NICT Announces First Demonstration of a 1 Petabit per Second Network Node

October 23, 2019

Oct. 23, 2019 — The Network System Research Institute at the National Institute of Information and Communications Technology (NICT, President: Hideyuki Tokuda, Ph.D.) has developed and demonstrated the first large-scale optical switching testbed capable of handling 1 Petabit per second optical signals. 1 Petabit per second is equivalent to the capacity to send 8K video to 10 million people simultaneously.

Experimental Setup. Image courtesy of National Institute of Information and Communications Technology

This demonstration made use of state-of-the-art large-scale and low-loss optical switches based on MEMS technology, three types of next-generation spatial-division multiplexing fibers, and included the routing of signals with capacities from 10 Terabit per second to 1 Petabit per second. This corresponds to more than 100 times the capacity of currently available networks.

This is a major step forward towards the early implementation of the petabit-class backbone optical networks capable of supporting the increasing requirements of internet services such as broadband video streaming, 5G mobile networks or Internet of Things. As such, the results of this demonstration were acknowledged by the scientific community with a post-deadline presentation at the 45th European Conference on Optical Communication (ECOC 2019).

Background

NICT has collaborated extensively with academia and industry to develop new types of optical fiber technologies and provide petabit-class communications for short and long reach backbone networks as well as datacenter networks. These included achievements such as the record petabit-class transmission in a single fiber (September 2015, September 2018), and the longest link using spatial division multiplexing amplifiers (March 2019).

However, petabit-class transmission requires petabit-class switching technologies to manage and reliably direct large amounts of data through complex networks. Up to now, such technologies have been beyond reach because the existing approaches are limited by complexity and/or performance.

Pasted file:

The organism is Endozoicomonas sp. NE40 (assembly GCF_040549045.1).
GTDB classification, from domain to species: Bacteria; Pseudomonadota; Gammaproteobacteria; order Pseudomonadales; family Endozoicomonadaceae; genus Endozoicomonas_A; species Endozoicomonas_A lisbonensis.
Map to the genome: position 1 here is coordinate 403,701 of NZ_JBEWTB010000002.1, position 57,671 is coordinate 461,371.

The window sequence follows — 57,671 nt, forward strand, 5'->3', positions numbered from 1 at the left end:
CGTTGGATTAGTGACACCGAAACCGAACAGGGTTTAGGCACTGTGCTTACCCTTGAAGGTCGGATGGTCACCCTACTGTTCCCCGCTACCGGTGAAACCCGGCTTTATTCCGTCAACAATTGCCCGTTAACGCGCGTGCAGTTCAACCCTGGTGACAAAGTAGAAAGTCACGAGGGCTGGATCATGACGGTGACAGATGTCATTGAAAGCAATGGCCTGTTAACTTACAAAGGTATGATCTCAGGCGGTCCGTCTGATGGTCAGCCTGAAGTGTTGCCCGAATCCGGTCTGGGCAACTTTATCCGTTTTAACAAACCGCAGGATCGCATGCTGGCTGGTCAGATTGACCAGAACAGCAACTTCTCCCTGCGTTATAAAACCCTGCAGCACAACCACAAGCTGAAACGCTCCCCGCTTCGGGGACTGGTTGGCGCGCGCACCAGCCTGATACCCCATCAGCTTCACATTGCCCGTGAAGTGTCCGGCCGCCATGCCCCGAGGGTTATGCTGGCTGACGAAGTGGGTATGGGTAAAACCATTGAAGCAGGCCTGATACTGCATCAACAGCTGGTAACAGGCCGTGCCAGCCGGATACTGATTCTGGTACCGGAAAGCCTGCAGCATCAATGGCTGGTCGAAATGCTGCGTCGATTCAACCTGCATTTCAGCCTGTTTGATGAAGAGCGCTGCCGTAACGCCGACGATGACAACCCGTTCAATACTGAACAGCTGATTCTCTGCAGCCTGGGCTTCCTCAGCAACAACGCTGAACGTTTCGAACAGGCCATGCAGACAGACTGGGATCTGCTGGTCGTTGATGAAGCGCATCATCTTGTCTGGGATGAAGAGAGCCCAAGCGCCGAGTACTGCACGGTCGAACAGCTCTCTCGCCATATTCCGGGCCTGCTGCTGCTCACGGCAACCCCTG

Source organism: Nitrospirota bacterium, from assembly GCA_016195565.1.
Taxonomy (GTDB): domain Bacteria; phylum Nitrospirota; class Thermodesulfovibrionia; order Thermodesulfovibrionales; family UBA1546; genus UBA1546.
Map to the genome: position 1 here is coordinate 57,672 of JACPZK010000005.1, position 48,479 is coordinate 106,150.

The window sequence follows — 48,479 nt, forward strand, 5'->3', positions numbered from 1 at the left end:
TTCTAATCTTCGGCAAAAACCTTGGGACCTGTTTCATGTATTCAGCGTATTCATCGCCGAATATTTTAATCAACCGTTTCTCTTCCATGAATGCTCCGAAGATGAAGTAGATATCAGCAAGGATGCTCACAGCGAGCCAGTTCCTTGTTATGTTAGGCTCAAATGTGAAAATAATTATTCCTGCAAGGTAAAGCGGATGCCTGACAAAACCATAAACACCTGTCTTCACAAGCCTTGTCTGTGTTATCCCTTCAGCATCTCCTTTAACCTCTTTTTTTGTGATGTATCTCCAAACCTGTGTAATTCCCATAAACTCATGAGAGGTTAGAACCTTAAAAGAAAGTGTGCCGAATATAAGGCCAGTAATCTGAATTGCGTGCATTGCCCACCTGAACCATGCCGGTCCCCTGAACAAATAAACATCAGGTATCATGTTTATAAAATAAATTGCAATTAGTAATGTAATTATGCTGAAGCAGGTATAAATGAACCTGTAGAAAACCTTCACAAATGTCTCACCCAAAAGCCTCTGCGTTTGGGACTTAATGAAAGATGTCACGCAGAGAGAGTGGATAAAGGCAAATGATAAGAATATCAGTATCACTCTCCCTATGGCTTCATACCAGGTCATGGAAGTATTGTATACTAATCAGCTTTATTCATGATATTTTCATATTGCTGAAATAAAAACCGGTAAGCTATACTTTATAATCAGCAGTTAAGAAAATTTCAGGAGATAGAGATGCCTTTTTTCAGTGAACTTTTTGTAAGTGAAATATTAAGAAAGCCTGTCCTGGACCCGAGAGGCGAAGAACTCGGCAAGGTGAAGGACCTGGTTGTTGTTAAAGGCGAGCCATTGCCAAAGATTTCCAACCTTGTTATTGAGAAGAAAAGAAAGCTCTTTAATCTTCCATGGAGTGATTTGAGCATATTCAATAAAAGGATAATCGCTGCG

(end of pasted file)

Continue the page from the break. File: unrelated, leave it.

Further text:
Achievements

NICT has successfully implemented a network demonstration using state-of-the-art large-scale spatial optical switching, aiming at petabit-class next-generation optical networks using spatial-division multiplexing. The experimental network testbed supported data rates from 10 Terabit per second up to 1 Petabit per second over 3 types of next-generation multicore fibers and included practical requirements of real networks, such as protection switching. The total capacity of the network was 1 Petabit per second, corresponding to simultaneous 8K-TV broadcasting for 10 million people. The system was demonstrated in 4 fundamental scenarios that constitute the building blocks of the next-generation optical fiber networks (Fig. 12).

  1. Optical switching of 1 Petabit per second of data
  2. Redundant configuration to support network failures or fiber breaks
  3. Branching of 1 Petabit per second signals into different types of optical fibers with various capacities
  4. 4Management of lower-capacity signals (10 Terabit per second) within the 1 Petabit per second network

The outcomes of this demonstration were awarded with a post-deadline presentation at the 45th European Conference on Optical Communication (ECOC 2019), held in Dublin, Ireland in September 26. This is one of the largest international conferences in the field of optical fiber communications.

Future Prospects

NICT will continue to pursue the advancement of ultra-high capacity telecommunications networks in collaboration with the industry, academia and government.

References

International Conference: 45th European Conference on Optical Communication (ECOC 2019) Post Deadline Paper
Title: Demonstration of a 1 Pb/s spatial channel network node
Authors: Ruben S. Luís, Benjamin J. Puttnam, Georg Rademacher, Tobias A. Eriksson, Yusuke Hirota, Satoshi Shinada, Andrew Ross-Adams, Simon Gross, Michael Withford, Ryo Maruyama, Kazuhiko Aikawa, Yoshinari Awaji, Hideaki Furukawa, and Naoya Wada.

Source: National Institute of Information and Communications Technology

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